After Melyssa has offered the required, "Pleased to make your acquaintance, Lady Ynys,” it will still be Lara Gargalen who poses the obvious question. Hazel eyes flit pointedly in the direction in which the young woman in turmoil has vanished, before Lara's gaze returns to Ynys Trant. "Was that your daughter, the Lady Alysia?" she inquires.

“And I yours, Lady Melyssa,” murmurs Lady Ynys, her gaze lingering only an instant upon the Fowler girl thus presented to her before finding again Lady Lara. In every social situation there is a hierarchy. She hears the question; she considers it with her lips beginning to curve, as though she can imagine just what an impression must have been made, and as though rather than troubling her it provides a source of wry maternal amusement.

“So high,” she holds her smooth brown hand palm-down at the appropriate height, her golden signet gleaming, “pretty enough, and in a towering rage?” she inquires.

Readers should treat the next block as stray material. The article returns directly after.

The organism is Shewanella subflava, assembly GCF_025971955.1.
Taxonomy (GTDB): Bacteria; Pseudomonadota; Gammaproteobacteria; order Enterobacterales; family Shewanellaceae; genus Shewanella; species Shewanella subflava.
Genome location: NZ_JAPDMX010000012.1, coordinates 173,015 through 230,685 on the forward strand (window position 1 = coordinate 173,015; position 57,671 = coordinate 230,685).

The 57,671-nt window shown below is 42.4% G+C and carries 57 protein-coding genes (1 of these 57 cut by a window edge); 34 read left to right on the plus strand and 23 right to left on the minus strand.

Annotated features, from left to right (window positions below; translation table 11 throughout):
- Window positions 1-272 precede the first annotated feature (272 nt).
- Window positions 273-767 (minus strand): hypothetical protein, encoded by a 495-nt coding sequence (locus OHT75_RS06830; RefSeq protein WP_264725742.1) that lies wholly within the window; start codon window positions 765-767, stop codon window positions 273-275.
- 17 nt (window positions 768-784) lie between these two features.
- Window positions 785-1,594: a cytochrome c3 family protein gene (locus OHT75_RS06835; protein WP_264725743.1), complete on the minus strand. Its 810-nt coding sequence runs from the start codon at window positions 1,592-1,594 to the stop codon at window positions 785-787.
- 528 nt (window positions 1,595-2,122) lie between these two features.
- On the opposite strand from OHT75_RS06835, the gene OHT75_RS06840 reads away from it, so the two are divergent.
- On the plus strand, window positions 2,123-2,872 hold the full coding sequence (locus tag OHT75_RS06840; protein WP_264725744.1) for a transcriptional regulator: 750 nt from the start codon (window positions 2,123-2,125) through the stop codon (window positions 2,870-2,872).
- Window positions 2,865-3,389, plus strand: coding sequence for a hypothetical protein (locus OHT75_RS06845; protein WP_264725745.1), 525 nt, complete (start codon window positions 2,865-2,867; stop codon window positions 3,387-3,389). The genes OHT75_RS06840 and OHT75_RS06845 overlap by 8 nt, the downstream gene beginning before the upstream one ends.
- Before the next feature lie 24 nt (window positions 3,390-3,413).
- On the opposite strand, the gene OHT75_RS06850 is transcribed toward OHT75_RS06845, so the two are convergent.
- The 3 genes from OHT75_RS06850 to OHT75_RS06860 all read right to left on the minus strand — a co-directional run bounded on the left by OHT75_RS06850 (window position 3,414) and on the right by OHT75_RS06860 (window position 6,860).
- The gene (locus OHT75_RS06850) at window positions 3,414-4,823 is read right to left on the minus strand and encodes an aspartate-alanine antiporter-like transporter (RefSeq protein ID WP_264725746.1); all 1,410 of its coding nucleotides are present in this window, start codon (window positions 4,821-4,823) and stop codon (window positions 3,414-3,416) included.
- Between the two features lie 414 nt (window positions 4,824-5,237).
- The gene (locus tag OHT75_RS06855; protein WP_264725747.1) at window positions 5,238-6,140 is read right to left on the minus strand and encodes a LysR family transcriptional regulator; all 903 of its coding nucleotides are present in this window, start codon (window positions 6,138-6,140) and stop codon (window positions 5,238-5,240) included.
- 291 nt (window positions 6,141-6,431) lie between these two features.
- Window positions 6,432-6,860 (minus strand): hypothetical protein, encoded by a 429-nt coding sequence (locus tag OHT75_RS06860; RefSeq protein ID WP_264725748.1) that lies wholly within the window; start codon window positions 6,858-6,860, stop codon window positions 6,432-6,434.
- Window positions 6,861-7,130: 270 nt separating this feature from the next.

Melyssa smiles to Ynys Trant’s reply but prefers to remain silent for now, even if she will observe the interaction between the Mistress of Keys and the Cockatrice with quiet curiosity. While said Cockatrice cants her head to the side, hazel eyes showing off a faint sparkle as she hears the brief but effective description. “Aye,” she says, amusement in her gaze but absent in her tone, that is all politeness. “That would be her, I suppose.” Keeping any further comment to herself, at first. For a moment. Straightening, she inquires: “A lovely girl. I trust she has gotten acquainted with Lady Vynesa by now?”